It is difficult to compare the number of reports and the number of narrators, because one hadeeth may have been transmitted by a number of narrators, just as one narrator may have transmitted a number of ahaadeeth.
The view that there are no da’eef (weak) reports is not correct, because the position of the narrator and his status with regard to his character, precision and memory, has a great impact on the ruling on his reports.
We will give you some examples of that.
1 – The hadeeth “Recite Ya-Seen over your dead.” This was narrated by Abu Dawood and Ibn Maajah, via Sulaymaan al-Taymi from Abu ‘Uthmaan from his father from Ma’qil ibn Yassaar.
This hadeeth is da’eef because the identity of Abu ‘Uthmaan and his father are not known. See Irwa’ al-Ghaleel, 3/150, no. 688.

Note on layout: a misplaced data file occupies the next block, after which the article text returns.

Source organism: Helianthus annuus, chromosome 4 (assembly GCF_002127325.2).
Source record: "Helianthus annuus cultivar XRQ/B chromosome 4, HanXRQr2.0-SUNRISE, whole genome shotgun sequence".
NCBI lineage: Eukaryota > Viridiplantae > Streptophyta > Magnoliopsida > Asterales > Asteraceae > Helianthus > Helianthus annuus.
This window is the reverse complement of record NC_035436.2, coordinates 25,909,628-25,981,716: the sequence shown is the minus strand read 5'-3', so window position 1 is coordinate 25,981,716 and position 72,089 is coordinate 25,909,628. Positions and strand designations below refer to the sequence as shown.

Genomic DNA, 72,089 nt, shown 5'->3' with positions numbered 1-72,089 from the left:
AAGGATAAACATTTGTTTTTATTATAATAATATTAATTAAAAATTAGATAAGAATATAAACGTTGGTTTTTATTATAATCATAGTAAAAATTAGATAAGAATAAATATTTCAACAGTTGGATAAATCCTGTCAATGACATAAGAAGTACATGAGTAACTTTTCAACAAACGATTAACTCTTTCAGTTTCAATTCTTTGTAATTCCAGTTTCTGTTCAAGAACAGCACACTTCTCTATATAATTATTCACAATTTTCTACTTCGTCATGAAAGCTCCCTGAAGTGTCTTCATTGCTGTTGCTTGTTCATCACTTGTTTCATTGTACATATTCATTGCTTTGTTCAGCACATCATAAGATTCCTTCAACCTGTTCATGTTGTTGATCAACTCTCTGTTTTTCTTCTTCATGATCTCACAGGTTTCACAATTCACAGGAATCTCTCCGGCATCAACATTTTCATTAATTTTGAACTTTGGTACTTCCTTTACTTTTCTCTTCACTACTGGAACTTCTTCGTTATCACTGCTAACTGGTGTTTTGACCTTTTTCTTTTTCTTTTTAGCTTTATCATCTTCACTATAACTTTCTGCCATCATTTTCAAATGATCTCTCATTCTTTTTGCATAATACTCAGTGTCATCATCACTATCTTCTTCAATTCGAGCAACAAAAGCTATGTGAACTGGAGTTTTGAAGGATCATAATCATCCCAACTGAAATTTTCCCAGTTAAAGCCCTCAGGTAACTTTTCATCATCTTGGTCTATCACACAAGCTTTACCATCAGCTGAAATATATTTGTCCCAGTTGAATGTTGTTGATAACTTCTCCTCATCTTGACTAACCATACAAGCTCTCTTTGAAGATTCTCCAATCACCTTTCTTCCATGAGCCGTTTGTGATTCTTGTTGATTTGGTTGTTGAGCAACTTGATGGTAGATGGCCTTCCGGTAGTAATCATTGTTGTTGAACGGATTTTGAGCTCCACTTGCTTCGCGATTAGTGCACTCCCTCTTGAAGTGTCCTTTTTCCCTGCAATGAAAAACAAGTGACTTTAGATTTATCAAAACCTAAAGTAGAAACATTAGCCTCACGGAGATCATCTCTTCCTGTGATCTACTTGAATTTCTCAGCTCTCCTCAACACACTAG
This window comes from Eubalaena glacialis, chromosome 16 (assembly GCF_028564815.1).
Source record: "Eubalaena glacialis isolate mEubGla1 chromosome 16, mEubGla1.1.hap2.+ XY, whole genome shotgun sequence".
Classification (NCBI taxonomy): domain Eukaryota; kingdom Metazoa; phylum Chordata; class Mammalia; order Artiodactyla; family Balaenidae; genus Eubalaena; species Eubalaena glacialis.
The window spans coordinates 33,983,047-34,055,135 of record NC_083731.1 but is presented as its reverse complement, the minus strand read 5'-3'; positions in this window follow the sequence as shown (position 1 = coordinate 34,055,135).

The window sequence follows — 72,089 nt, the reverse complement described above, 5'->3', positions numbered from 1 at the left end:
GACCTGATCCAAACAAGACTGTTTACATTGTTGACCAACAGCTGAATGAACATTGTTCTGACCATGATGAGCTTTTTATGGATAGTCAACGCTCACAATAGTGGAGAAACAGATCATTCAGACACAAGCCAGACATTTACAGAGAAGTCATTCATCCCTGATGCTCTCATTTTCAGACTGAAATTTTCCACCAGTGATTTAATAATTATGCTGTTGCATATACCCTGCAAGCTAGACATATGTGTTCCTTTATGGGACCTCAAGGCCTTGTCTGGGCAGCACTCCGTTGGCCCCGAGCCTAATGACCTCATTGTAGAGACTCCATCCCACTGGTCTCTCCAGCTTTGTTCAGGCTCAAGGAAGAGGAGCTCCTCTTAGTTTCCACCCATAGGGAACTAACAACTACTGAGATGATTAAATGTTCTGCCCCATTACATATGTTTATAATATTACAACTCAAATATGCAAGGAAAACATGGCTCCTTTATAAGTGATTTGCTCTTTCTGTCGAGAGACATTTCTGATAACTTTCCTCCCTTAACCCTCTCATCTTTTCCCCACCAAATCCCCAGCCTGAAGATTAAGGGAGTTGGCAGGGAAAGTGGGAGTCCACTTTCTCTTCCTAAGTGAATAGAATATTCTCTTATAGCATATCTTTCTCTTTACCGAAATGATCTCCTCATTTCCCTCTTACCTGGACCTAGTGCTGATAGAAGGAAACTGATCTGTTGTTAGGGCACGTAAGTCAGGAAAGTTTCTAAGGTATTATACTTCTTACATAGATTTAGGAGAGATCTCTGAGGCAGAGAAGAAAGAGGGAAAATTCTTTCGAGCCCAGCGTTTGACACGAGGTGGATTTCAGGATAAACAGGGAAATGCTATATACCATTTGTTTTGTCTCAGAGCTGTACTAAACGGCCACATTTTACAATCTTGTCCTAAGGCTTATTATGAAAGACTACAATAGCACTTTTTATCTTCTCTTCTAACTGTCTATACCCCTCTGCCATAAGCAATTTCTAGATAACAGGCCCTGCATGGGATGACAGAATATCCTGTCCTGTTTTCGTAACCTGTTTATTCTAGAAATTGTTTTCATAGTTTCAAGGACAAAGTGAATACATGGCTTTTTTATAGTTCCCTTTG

2 – The hadeeth “No child should be separated from his mother.” This was narrated by al-Bayhaqi, from the hadeeth of Husayn ibn ‘Abd-Allaah ibn Damrah from his father from his grandfather. Al-Nawawi (may Allaah have mercy on him) said: “This is a da’eef hadeeth, and there is consensus that Husayn ibn ‘Abd-Allaah is da’eef.” (al-Majmoo’, 9/445).
These ahaadeeth are da’eef because their narrators are da’eef.
It may also be the case that the isnaad is da’eef but the hadeeth itself is saheeh because it is narrated through another chain which is saheeh.
Or the isnaad may be saheeh, but the text is da’eef, because of some fault in it.
This is a vast field of knowledge which requires study and experience.
And Allaah knows best.